Transfer the dough to a lightly greased bowl or large measuring cup, and cover it.


Let it rise for 2 hours or so, till it’s definitely puffy, but probably not doubled in bulk.


Gently deflate the dough, and transfer it to a lightly greased work surface. Pat it into a rough rectangle about 10” wide.

Next, the filling.


Combine 3/4 cup Baker’s Cinnamon Filling with 3 tablespoons water.


Stir to make a rich, sticky, intensely cinnamon-y filling.

And now, a word from our sponsors. Yes, I love Baker’s Cinnamon Filling. Yes, I’m giving you the hard sell here. PLEASE try it; you’ll never go back to plain cinnamon-sugar again.

And – if you don’t have Baker’s Cinnamon Filling and want to make this loaf RIGHT NOW, go ahead and use plain cinnamon-sugar. Mix it with some melted butter, if you like, to make it spreadable. It won’t be as cinnamon-y, or as sticky/rich, but it’ll work OK.

Pat and roll the dough into a rectangle about 18” x 14”.


Looking at the dough horizontally (so it’s 18” wide), spread half the filling down the center third of the dough.


Slice two bananas into about 12 rounds each. Space the slices atop the filling.


Fold one of the end pieces into the center to cover the bananas and filling.


Spread the remaining filling atop the piece of dough you’ve just folded into the center.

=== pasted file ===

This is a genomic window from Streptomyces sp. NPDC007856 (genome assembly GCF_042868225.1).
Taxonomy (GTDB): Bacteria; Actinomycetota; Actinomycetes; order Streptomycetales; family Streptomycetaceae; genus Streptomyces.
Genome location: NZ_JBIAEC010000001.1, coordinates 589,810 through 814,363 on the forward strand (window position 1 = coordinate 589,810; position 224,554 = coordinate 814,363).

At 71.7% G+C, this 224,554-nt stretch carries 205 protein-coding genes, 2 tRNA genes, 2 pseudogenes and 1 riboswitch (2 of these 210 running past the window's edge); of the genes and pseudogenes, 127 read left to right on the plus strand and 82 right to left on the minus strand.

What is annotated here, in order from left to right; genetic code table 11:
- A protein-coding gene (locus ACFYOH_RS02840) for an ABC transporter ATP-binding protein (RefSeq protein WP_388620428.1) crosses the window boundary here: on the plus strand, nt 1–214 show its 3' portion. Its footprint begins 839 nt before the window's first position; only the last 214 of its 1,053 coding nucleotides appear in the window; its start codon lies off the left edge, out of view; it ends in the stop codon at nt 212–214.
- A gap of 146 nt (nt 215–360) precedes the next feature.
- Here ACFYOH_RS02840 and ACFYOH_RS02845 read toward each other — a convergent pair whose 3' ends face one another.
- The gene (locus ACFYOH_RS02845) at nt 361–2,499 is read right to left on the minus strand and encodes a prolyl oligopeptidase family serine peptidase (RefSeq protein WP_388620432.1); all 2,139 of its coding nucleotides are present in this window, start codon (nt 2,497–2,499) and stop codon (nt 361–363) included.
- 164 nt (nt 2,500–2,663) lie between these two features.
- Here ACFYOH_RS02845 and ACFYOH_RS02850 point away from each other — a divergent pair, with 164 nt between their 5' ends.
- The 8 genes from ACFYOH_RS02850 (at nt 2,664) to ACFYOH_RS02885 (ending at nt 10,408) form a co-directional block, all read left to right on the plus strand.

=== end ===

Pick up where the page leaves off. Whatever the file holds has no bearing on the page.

Sprinkle 2/3 cup diced dried pineapple over the filling.


If you don’t have dried pineapple, use another dried fruit; golden raisins would be fine. So would dried coconut flakes. You don’t want to use any juicy fresh fruit, e.g., berries, apples, peaches, etc.; they’d make the loaf soggy.


Fold the other side of the dough over the filling to cover it.


Pull the long side seam underneath, and tuck each end underneath, too. You should have a long, flat log with no filling showing.


Use a sharp knife or a pair of scissors to cut 4 diagonal slashes atop the loaf, going deep enough to cut through both layers of dough: top, and middle.


This will allow steam to escape.


Brush the loaf with the reserved egg white, which you’ve whisked with a fork to make spreadable.


Now you have a choice: sprinkle the loaf with coarse white sparkling sugar, or coarse brown Demerara.


OK, I’ll try some of each, see what happens.


Cover the loaf gently with lightly greased plastic wrap, and allow it to rest for 1 hour. It won’t rise much, if at all.